As it so often happens in life, it seems that the only way for Williams to receive anything will be for us to succeed so we have something to give him. We feel badly that others have probably pushed him not to talk to us or settle with us, but we do not know what else we can do. As we have said to so many friends who have called, we say to all of you: If any other brother can arrange a meeting between Williams and ourselves, please call us and we will cooperate. (So far, it hasn’t happened.)

Since it appears that the case is going to trial, we will be filing our motion and brief with the court showing why our religious trust should be able to represent itself in court through its trustee. We discussed this in our last e-mail. The Michigan law appears to be different from most other states and very much in our favor. We will keep you posted on how it goes.


Almost two years after a fire strangely broke out in our dormitory while we were all sleeping, a new investigation has begun. A new expert looked at the professional photos that were taken of the electrical receptacle (outlet) located very near the starting point of the fire. The starting point was both seen by the Edwards and determined by the State Police. According to the new expert, a State-licensed Master Electrician, multiple elements of our pictures show evidence that human intervention caused the short in our electrical receptacle. It is NOT typical of the type of failure that occurs from simply old or carbonized wiring. This expert is quite willing to testify in court and has been in contact with other expert witnesses familiar with these kinds of deliberately damaged electrical outlets. Indeed, the fire appears to have started a few feet away from the outlet—the out let set up to be a scapegoat. We will keep you updated as this story develops.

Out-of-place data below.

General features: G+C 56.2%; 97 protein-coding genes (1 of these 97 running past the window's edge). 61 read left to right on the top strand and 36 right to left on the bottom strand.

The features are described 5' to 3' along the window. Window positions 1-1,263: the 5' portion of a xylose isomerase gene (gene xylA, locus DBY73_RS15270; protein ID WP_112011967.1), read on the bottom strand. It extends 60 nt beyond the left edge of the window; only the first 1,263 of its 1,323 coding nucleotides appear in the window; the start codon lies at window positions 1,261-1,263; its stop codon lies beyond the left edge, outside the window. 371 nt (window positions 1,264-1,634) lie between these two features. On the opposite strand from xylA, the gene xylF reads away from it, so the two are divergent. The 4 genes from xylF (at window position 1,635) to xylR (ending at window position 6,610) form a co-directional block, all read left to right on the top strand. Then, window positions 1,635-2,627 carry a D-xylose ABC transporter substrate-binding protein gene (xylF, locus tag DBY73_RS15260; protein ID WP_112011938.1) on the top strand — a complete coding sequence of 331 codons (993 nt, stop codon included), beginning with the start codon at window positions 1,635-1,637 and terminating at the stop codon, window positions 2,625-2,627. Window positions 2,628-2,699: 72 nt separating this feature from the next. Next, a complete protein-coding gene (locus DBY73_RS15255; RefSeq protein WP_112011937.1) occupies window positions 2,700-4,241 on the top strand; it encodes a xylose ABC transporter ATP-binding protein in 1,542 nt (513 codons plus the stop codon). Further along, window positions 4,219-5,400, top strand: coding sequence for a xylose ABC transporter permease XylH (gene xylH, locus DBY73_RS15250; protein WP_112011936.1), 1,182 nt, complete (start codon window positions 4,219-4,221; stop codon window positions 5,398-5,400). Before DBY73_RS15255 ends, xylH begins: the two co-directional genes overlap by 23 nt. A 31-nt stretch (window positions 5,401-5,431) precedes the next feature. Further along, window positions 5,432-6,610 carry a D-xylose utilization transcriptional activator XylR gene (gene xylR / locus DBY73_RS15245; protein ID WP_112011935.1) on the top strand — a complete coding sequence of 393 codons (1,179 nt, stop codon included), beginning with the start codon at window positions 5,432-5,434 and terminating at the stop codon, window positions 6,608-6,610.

Every letter like this needs some good news!

On the home front, our decision for my wife, Marleen, to work as a cook at Spring Vale Academy has worked out well. One of us has been able to make the 2.5-hour trip to see the other nearly every weekend. Through staff discounts, scholarships and her contributions, we were able to pay for all of our third and fourth sons' expenses there. Our second son, Josh, has been working at Spring Vale as an assistant dean and, in the words of many of the other staff, has done an excellent job. He is soft-spoken, but a natural leader. He is frequently in charge of a dorm full of high-school boys, and has managed to do his job for an entire semester without using the school's disciplinary procedures. (There is nothing wrong with school disciplinary procedures, but inspiring others to want to do the right thing is far better than punishing them for doing wrong.) I thought I did well to use them only three times when I taught part-time there for a year.

All three of these young men have considerable leadership ability and are respected by their peers. They have all become accomplished musicians and sing or play for worship services. I hope that in the future there will be enough resources here at PABC to where we can keep them busy full time with many other Christian young people with whom they can share in both learning and mutual edification.


These past three years that we have spent establishing this Sabbatarian Christian Community have been the most faith-building experience of our lives. Every time I see the life that God has created, either the plants and animals outside, or the sons and daughters made in His image, I realize that I am looking at something so complex that no man will every know everything about it. Each one is a miracle of God and proof of His existence. Just because man can manipulate or destroy these things, does not set him on the level of God, who is the only one who can create them. Those who cannot see God as both the Creator of all that is, and the sustainer of each one of us, individually, are ignorant indeed. We must realize that God will provide for us as long as we are serving Him. If He chooses to correct us and/or change our course, then we pray that we will be listening.

May God bless you all.

--Norman Scott Edwards